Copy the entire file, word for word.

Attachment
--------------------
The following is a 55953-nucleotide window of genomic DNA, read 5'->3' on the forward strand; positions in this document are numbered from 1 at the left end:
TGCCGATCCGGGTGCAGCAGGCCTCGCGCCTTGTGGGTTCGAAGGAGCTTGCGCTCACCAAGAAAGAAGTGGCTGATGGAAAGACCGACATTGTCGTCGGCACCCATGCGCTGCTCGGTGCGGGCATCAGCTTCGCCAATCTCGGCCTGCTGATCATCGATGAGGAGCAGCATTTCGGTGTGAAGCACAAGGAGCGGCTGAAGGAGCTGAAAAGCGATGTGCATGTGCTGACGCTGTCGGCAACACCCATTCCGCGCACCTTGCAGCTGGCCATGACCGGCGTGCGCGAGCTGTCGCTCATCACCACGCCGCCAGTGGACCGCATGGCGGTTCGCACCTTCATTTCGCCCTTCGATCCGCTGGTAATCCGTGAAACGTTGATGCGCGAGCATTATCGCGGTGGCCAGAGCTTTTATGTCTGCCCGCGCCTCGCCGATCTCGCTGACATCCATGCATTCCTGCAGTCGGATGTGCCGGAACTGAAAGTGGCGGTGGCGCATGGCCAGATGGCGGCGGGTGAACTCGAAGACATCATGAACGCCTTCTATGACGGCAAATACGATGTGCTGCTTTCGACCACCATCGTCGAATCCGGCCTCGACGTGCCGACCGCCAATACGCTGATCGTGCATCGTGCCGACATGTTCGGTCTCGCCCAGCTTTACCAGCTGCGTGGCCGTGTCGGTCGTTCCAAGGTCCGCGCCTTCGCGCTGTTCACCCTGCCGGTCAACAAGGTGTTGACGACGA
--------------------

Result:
The following is a 55953-nucleotide window of genomic DNA, read 5'->3' on the forward strand; positions in this document are numbered from 1 at the left end:
TGCCGATCCGGGTGCAGCAGGCCTCGCGCCTTGTGGGTTCGAAGGAGCTTGCGCTCACCAAGAAAGAAGTGGCTGATGGAAAGACCGACATTGTCGTCGGCACCCATGCGCTGCTCGGTGCGGGCATCAGCTTCGCCAATCTCGGCCTGCTGATCATCGATGAGGAGCAGCATTTCGGTGTGAAGCACAAGGAGCGGCTGAAGGAGCTGAAAAGCGATGTGCATGTGCTGACGCTGTCGGCAACACCCATTCCGCGCACCTTGCAGCTGGCCATGACCGGCGTGCGCGAGCTGTCGCTCATCACCACGCCGCCAGTGGACCGCATGGCGGTTCGCACCTTCATTTCGCCCTTCGATCCGCTGGTAATCCGTGAAACGTTGATGCGCGAGCATTATCGCGGTGGCCAGAGCTTTTATGTCTGCCCGCGCCTCGCCGATCTCGCTGACATCCATGCATTCCTGCAGTCGGATGTGCCGGAACTGAAAGTGGCGGTGGCGCATGGCCAGATGGCGGCGGGTGAACTCGAAGACATCATGAACGCCTTCTATGACGGCAAATACGATGTGCTGCTTTCGACCACCATCGTCGAATCCGGCCTCGACGTGCCGACCGCCAATACGCTGATCGTGCATCGTGCCGACATGTTCGGTCTCGCCCAGCTTTACCAGCTGCGTGGCCGTGTCGGTCGTTCCAAGGTCCGCGCCTTCGCGCTGTTCACCCTGCCGGTCAACAAGGTGTTGACGACGA